After multiple remote trips, Grant Hanan and Linda Bloffwitch customised their 79 Series LandCruiser into a comfortable escape machine built to ‘go anywhere, do anything’.
THE OWNERS: GRANT AND LINDA
About six years ago we had a vision to build up a dedicated touring vehicle that would allow us to escape everyday life – you know, the ‘go anywhere, do anything’ type. Grant has always been a camper in some shape or form, and I started hitting the tracks in my late teens. Together, we’ve owned a range of four-wheel drives, campers and caravans over the years that have taken us to some sensational destinations. While looking around for a new tourer back then, it was the Toyota 79 Series dual-cab that came out on top for its capability and reliability. After six months of frustrated searching, we thought we’d struck gold when this vehicle came onto the market.
Our 2013 model had already undergone some simple upgrades prior to purchase, but what made it stand out was its unique canopy. The vehicle was initially a concept prototype built by Aussie camper manufacturer, Conqueror Australia, who designed the canopy to fit the lines and width of the LandCruiser. We knew the vehicle still needed work to meet our long-term remote travelling needs, but it was a great base to work with. After a couple of trips to the Kimberley and another to Western Australian deserts, we got to know the vehicle and found what worked for us and what didn’t. We came home knowing it wasn’t going to be a simple canopy rebuild, but more of a holistic approach to the entire vehicle.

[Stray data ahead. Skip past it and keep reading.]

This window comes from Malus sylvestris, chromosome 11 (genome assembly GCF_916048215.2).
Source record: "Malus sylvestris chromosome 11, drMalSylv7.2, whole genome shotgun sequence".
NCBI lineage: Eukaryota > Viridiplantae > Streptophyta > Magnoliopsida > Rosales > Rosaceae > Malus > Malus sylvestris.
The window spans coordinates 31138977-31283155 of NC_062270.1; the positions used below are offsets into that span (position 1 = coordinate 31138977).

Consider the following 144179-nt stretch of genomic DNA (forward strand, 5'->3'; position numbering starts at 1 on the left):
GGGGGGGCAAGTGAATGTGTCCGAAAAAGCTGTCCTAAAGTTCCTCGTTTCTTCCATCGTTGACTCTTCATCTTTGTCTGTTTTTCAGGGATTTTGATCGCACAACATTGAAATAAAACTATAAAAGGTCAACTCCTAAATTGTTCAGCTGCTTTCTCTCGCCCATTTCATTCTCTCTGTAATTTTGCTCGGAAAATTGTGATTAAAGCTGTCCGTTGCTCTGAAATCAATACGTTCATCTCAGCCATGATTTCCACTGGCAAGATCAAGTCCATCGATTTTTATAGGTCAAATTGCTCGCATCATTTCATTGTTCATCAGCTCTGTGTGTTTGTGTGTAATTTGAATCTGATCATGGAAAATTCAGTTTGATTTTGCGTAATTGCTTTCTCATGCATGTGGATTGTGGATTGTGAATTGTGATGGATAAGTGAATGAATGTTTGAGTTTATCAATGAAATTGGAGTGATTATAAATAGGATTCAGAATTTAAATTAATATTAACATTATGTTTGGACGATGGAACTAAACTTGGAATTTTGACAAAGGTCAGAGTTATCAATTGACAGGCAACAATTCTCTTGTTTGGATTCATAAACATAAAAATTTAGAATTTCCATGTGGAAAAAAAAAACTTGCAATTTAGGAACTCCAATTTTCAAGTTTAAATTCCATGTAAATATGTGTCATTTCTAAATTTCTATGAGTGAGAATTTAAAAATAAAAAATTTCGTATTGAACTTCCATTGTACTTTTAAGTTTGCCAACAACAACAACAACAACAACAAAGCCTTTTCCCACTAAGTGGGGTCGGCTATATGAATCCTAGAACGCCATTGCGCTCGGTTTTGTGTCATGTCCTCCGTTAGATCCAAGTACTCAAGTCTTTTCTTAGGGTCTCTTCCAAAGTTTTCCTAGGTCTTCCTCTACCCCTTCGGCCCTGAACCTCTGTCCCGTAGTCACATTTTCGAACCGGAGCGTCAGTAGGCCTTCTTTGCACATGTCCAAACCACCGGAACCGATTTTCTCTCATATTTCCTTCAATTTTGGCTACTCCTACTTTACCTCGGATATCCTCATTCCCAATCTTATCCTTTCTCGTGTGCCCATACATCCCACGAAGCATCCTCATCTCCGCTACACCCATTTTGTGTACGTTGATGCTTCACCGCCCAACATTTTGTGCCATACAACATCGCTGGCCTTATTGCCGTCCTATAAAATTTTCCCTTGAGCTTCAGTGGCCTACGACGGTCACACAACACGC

ENGINE & TRANSMISSION
We felt the standard 4.5-litre V8 engine was already seriously good, so applied the KISS approach by making just a few tweaks. A Steinbauer module was added for a bit more torque and power, particularly for towing, and the clutch was upgraded to an Xtreme Outback heavy-duty unit to improve the clamping force. The intake system stays clean these days via a Flashlube Catch Can Pro.
Increasing the fuel range from the standard 130-litre capacity was paramount for remote travel, so an additional 95-litre Long Range tank was added to take the total to 225 litres, while jerry cans take up any slack. The existing Beaudesert dual three-inch stainless steel straight-through exhaust needed to be modified to make way for the additional fuel tank, and an inline pre-filter prevents taking on dodgy fuel while remote touring.
SUSPENSION & TYRES
The suspension is one area that’s always being played around with. We’re currently riding on a three-inch lift fitted with Tough Dog adjustable shocks and an upgraded spring pack, and some rear airbags assist when fully loaded (which are adjusted as necessary). We’re running Cooper STT Pro 315/75R16 tyres on 16-inch Dynamic steel rims, Ultimate Camper and our new custom-built Jacksons Quad Camper so we’ve got everything interchangeable. They’ve all been fitted with internal sensors for real-time tyre management monitoring as well. And we’ll even throw a spare tyre and tube on the roof rack for trips as required.
Standard upgrades include steel side rails and side steps that are integrated into a bull bar that has a TJM 12,000lb winch and two Oricom UHF aerials (3dB and 9dB) to cover all types of terrain. Lighting is provided by Lightforce HTX driving lights and a Lightforce 20-inch LED light bar up the front of the roof rack. The headlights have been upgraded to LED for better night vision driving.
This area has been given a lot of attention as we ended up gutting it and starting again. Dynamat sound deadener was initially applied to the body and doors to lower road noise and improve music acoustics. Two new separate wiring circuits were then added to handle all the accessories. A custom overhead console was made to free up some dash clutter, and now holds some master switches. We also added a Fusion stereo headunit, Redarc Manager 30, a monitor for keeping tabs on three external cameras, some lighting, storage pockets, and his and hers Oricom UHFs (DTX4200 and UHF5500). The overhead console has been one of our best mods.